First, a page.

Band Bio's
Bio Photos courtesy of James Fecke

Jon P. Matelski-Bass: Having played multiple genre's of music with many bands and situations for 24 years, Jon brings the main ingredients of support and groove to the band. As a private instructor, he emphasizes to his students the importance and discipline of playing the great American traditions. As a musician, he specializes in orchestral, jazz, blues, rock, world styles, r&b, funk, and alt.jam.
   "The love affair with my instrument was immediate after first plugging-in and turning it up with my first garage band when I was 13. I was always drawn to the bass. It could be all the funk and disco on the radio when I was a little kid in the 70's. What struck me was the bass' tremendous power to either anchor everybody down or completely change everything. That's a significant role for a 13 yr. old. My passion spread to the upright bass in high school, when I began to study classical & jazz. Also at that time, I stayed out of trouble by keeping busy learning prog./classic rock. I have  many influences, some famous, some local legends, some that aren't musicians at all. Supportive friends and family are my most important influences."
After becoming a UWSP Jazz Studies Alumni, Jon relocated back to Milwaukee in '98 to hone his basses with many circles of musicians.
He is currently an instructor at Cascio Interstate Music and an active player in the Milwaukee scene.

Eric Sorenson-Drums: Eric has been the full-time drummer for Highway 4.1.4 since the bands inception in the spring of 2008. Even though he has only been playing for three years, Eric shows the dedication and precision with his work that would even make a seasoned veteran proud.
Eric cites his influences are Neil Peart, Phil Collins and the late great John Bonham. Eric is proud to be a part of Highway 4.1.4 and says he is relieved to play with motivated musicians and very optimistic about his future in percussion.

S. Aaron Oliver-Guitar/Vocals: One of Milwaukee's up and coming Blues guitarists didn't actually start playing the guitar until he was 18, which is considered late by some standards. While working at a car wash when he had just graduated high school he was turned on by the instrument when other co-workers would bring there guitars to work. A big fan of Classic Rock music especially Led Zeppelin, he began to tinker with other people's guitars taking informal lessons from his friends at work. Saul recalls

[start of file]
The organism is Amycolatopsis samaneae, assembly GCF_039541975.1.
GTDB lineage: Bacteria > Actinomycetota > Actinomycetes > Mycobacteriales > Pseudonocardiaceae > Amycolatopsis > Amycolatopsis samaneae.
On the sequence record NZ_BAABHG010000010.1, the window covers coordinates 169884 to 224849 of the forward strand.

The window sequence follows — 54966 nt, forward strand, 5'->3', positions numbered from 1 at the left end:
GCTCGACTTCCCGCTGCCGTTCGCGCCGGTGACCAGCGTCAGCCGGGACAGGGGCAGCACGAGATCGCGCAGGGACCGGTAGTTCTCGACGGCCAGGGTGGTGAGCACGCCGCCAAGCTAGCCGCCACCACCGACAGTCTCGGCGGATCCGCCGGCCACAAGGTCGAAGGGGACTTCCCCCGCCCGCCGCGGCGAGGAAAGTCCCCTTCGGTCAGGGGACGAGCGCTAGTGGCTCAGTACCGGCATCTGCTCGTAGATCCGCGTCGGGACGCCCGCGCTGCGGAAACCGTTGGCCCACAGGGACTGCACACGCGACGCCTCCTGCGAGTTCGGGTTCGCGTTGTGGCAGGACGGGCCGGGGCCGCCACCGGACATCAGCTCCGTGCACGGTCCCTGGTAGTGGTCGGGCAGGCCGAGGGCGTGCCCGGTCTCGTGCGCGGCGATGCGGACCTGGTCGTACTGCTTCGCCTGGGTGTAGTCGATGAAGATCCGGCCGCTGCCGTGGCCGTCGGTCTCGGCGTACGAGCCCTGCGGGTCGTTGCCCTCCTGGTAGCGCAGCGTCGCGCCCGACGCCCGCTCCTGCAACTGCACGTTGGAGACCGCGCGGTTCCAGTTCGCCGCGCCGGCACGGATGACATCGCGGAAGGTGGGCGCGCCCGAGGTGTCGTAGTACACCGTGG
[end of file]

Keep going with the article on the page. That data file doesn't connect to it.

"I was always attracted to the guitar, it seemed to stand out when I'd listen to a song. My goal was to learn "Stairway To Heaven" by Zep, and then I would be happy."
It wasn't until he saw Buddy Guy at Summerfest that he was sucked in by the Blues. "Every once in a while I would here a blues number on the radio, and I was immediatly attracted to the sound, it sounded dark, sexy and unpolished and when I got to see Buddy Guy it was one of the most powerful things I had ever witnessed, so the obsession started." Saul's passion for cars and motorcycles was soon over-taken and replaced for music and guitars. "It is the best thing I have ever done, my only regret is that I wished I had found it sooner than I did."

Paul Fecke - Harmonica / Vocals: Paul has been singing and playing harmonica for well over 30 years. His interest in music began in high school when a close friend began playing guitar. The two were heavily influenced by the folk music of the day, so Paul picked up the harmonica and they spent nearly ten years writing and recording. During this time Paul was also influenced by the Stones, The Yardbirds, Eric Clapton, Led Zeppelin, etc. and it was through listening to these bands that he developed his appreciation for the Blues and his list of influences grew to include Muddy Waters, Howlin' Wolf, Little Walter, James Cotton, Big Walter Horton, Sonny Terry, to name a few. Due to career and family obligations Paul and his friend drifted apart and for the next 20 years Paul satisfied his musical fix by playing an occasional party or jam with family and friends.

It wasn't until a few years ago, after going through some life altering events, he decided it was time to get serious about playing music again. He became a regular at several open blues jams around town and has gained the respect of many local musicians. Over the past year he has played with Scott Yvonne and Unisun, performing at many of the major motorcycle rallies around the country, opening for bands like Confederate Railroad and Blackfoot. Paul has also done fill in work for the local band Hounds Tooth, which included two shows at the Slippery Noodle in Indianapolis. "I am a very lucky man! Music has allowed me to experience things that most people only dream about."